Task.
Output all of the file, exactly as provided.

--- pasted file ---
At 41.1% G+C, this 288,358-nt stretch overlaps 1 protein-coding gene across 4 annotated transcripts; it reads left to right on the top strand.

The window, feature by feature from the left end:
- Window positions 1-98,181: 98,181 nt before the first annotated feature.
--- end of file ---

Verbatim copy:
At 41.1% G+C, this 288,358-nt stretch overlaps 1 protein-coding gene across 4 annotated transcripts; it reads left to right on the top strand.

The window, feature by feature from the left end:
- Window positions 1-98,181: 98,181 nt before the first annotated feature.